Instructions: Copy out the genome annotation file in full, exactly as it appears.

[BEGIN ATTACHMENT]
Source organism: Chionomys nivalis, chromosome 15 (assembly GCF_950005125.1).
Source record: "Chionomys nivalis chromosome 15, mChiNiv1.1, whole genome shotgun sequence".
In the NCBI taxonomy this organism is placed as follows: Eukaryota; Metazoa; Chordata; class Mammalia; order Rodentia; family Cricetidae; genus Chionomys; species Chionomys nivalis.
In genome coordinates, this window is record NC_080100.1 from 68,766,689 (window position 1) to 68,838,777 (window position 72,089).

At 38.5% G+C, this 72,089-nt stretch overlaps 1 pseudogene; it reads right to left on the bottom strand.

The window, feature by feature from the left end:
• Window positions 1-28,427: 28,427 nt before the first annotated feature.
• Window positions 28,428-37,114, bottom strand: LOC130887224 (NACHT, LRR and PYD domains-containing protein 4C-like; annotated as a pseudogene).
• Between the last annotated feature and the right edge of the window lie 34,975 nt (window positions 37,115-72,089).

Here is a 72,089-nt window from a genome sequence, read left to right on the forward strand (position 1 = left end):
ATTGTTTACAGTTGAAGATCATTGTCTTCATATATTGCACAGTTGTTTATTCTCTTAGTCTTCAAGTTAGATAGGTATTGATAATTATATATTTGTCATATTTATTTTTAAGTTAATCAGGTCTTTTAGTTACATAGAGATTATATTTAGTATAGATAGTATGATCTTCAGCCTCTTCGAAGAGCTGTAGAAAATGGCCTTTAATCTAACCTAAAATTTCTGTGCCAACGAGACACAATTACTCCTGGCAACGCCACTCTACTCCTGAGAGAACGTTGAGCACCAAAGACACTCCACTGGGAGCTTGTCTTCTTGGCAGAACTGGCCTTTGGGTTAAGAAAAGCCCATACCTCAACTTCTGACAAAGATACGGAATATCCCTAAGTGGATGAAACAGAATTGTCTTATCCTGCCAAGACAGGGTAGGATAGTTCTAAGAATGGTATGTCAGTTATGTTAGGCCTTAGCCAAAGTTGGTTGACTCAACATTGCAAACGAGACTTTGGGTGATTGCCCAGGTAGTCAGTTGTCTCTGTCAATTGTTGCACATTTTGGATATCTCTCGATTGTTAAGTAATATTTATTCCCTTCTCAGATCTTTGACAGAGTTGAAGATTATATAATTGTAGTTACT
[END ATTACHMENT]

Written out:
Source organism: Chionomys nivalis, chromosome 15 (assembly GCF_950005125.1).
Source record: "Chionomys nivalis chromosome 15, mChiNiv1.1, whole genome shotgun sequence".
In the NCBI taxonomy this organism is placed as follows: Eukaryota; Metazoa; Chordata; class Mammalia; order Rodentia; family Cricetidae; genus Chionomys; species Chionomys nivalis.
In genome coordinates, this window is record NC_080100.1 from 68,766,689 (window position 1) to 68,838,777 (window position 72,089).

At 38.5% G+C, this 72,089-nt stretch overlaps 1 pseudogene; it reads right to left on the bottom strand.

The window, feature by feature from the left end:
• Window positions 1-28,427: 28,427 nt before the first annotated feature.
• Window positions 28,428-37,114, bottom strand: LOC130887224 (NACHT, LRR and PYD domains-containing protein 4C-like; annotated as a pseudogene).
• Between the last annotated feature and the right edge of the window lie 34,975 nt (window positions 37,115-72,089).

Here is a 72,089-nt window from a genome sequence, read left to right on the forward strand (position 1 = left end):
ATTGTTTACAGTTGAAGATCATTGTCTTCATATATTGCACAGTTGTTTATTCTCTTAGTCTTCAAGTTAGATAGGTATTGATAATTATATATTTGTCATATTTATTTTTAAGTTAATCAGGTCTTTTAGTTACATAGAGATTATATTTAGTATAGATAGTATGATCTTCAGCCTCTTCGAAGAGCTGTAGAAAATGGCCTTTAATCTAACCTAAAATTTCTGTGCCAACGAGACACAATTACTCCTGGCAACGCCACTCTACTCCTGAGAGAACGTTGAGCACCAAAGACACTCCACTGGGAGCTTGTCTTCTTGGCAGAACTGGCCTTTGGGTTAAGAAAAGCCCATACCTCAACTTCTGACAAAGATACGGAATATCCCTAAGTGGATGAAACAGAATTGTCTTATCCTGCCAAGACAGGGTAGGATAGTTCTAAGAATGGTATGTCAGTTATGTTAGGCCTTAGCCAAAGTTGGTTGACTCAACATTGCAAACGAGACTTTGGGTGATTGCCCAGGTAGTCAGTTGTCTCTGTCAATTGTTGCACATTTTGGATATCTCTCGATTGTTAAGTAATATTTATTCCCTTCTCAGATCTTTGACAGAGTTGAAGATTATATAATTGTAGTTACT